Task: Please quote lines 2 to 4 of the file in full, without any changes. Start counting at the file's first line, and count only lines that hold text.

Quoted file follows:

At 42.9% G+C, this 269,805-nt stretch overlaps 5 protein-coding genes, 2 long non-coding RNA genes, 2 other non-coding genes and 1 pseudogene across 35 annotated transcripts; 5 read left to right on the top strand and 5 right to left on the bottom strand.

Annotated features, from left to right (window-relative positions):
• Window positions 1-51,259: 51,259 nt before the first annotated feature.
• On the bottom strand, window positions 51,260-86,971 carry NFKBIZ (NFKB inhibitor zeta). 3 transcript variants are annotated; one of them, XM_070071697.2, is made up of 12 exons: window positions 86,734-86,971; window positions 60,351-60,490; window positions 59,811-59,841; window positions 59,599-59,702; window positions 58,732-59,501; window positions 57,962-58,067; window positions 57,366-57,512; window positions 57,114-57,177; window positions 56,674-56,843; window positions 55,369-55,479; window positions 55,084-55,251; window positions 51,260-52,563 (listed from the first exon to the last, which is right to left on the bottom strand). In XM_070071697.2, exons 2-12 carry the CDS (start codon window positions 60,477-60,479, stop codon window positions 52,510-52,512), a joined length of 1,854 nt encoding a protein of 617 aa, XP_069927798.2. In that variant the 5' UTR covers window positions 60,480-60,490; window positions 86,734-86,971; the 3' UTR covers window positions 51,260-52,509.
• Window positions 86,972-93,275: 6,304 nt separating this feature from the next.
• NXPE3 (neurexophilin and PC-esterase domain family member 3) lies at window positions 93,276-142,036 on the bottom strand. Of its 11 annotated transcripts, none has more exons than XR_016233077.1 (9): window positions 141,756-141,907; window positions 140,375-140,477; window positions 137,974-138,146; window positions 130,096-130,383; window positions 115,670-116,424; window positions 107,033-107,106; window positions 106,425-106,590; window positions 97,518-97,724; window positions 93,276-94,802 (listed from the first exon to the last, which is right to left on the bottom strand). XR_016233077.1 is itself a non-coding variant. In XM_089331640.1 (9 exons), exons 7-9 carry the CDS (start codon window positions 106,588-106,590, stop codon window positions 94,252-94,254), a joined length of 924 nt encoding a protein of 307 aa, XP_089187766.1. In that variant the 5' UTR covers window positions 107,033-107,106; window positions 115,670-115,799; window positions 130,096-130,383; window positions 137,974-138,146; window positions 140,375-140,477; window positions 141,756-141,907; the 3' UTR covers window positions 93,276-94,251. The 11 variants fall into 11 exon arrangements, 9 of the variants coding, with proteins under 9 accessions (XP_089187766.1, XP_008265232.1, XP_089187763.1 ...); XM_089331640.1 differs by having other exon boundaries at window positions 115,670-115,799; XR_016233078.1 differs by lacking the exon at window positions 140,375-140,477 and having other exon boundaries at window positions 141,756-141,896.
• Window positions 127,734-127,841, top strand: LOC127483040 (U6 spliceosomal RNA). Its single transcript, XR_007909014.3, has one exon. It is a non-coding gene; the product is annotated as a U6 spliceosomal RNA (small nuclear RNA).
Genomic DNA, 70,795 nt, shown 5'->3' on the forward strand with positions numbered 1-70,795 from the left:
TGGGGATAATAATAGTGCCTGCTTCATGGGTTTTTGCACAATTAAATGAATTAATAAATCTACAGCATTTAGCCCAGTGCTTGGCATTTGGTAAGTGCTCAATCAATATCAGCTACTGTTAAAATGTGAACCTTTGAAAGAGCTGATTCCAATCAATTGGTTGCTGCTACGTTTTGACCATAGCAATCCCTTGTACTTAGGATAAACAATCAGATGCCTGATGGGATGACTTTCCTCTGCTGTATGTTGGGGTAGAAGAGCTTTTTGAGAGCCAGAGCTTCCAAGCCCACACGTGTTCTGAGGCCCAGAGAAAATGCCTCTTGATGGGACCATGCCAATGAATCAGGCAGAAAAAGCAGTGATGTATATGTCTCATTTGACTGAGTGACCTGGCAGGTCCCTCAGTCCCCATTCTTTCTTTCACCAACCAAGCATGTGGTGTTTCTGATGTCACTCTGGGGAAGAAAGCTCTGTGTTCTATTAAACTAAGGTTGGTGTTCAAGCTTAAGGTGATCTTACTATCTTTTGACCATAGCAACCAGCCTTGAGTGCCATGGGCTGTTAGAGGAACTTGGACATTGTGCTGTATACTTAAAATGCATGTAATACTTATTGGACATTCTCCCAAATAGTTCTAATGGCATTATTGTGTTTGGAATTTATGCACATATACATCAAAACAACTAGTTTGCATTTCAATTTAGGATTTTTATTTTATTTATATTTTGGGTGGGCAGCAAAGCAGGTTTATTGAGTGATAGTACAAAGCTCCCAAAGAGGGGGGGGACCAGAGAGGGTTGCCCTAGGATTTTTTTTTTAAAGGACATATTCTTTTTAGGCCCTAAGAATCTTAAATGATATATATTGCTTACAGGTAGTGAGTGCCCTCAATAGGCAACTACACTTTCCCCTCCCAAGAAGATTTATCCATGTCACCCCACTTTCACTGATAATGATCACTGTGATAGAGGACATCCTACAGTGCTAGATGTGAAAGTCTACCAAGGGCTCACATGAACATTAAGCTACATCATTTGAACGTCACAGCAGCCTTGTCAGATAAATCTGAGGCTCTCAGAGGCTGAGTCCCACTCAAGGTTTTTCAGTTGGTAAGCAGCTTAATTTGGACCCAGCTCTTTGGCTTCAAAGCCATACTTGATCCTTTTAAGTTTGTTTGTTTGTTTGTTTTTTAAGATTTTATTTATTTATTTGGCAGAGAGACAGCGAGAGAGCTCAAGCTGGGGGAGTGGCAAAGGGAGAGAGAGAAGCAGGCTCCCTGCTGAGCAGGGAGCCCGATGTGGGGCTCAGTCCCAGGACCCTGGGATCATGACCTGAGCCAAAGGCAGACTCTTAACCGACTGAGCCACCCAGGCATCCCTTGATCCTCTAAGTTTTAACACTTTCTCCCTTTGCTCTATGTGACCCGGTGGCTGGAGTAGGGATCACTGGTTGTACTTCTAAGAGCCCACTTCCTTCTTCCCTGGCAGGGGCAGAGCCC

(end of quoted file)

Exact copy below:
Annotated features, from left to right (window-relative positions):
• Window positions 1-51,259: 51,259 nt before the first annotated feature.
• On the bottom strand, window positions 51,260-86,971 carry NFKBIZ (NFKB inhibitor zeta). 3 transcript variants are annotated; one of them, XM_070071697.2, is made up of 12 exons: window positions 86,734-86,971; window positions 60,351-60,490; window positions 59,811-59,841; window positions 59,599-59,702; window positions 58,732-59,501; window positions 57,962-58,067; window positions 57,366-57,512; window positions 57,114-57,177; window positions 56,674-56,843; window positions 55,369-55,479; window positions 55,084-55,251; window positions 51,260-52,563 (listed from the first exon to the last, which is right to left on the bottom strand). In XM_070071697.2, exons 2-12 carry the CDS (start codon window positions 60,477-60,479, stop codon window positions 52,510-52,512), a joined length of 1,854 nt encoding a protein of 617 aa, XP_069927798.2. In that variant the 5' UTR covers window positions 60,480-60,490; window positions 86,734-86,971; the 3' UTR covers window positions 51,260-52,509.